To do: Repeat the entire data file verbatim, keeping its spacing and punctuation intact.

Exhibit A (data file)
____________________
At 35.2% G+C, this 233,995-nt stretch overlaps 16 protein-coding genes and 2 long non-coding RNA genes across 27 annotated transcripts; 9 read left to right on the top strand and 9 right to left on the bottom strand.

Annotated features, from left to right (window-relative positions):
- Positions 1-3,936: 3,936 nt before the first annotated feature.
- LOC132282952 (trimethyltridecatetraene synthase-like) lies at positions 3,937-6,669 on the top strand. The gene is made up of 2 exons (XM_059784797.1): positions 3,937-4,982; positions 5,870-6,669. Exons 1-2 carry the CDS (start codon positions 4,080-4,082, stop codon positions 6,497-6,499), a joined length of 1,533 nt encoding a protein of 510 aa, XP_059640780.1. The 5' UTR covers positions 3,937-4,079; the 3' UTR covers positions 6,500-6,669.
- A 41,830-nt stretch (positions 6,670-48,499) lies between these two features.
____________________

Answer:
At 35.2% G+C, this 233,995-nt stretch overlaps 16 protein-coding genes and 2 long non-coding RNA genes across 27 annotated transcripts; 9 read left to right on the top strand and 9 right to left on the bottom strand.

Annotated features, from left to right (window-relative positions):
- Positions 1-3,936: 3,936 nt before the first annotated feature.
- LOC132282952 (trimethyltridecatetraene synthase-like) lies at positions 3,937-6,669 on the top strand. The gene is made up of 2 exons (XM_059784797.1): positions 3,937-4,982; positions 5,870-6,669. Exons 1-2 carry the CDS (start codon positions 4,080-4,082, stop codon positions 6,497-6,499), a joined length of 1,533 nt encoding a protein of 510 aa, XP_059640780.1. The 5' UTR covers positions 3,937-4,079; the 3' UTR covers positions 6,500-6,669.
- A 41,830-nt stretch (positions 6,670-48,499) lies between these two features.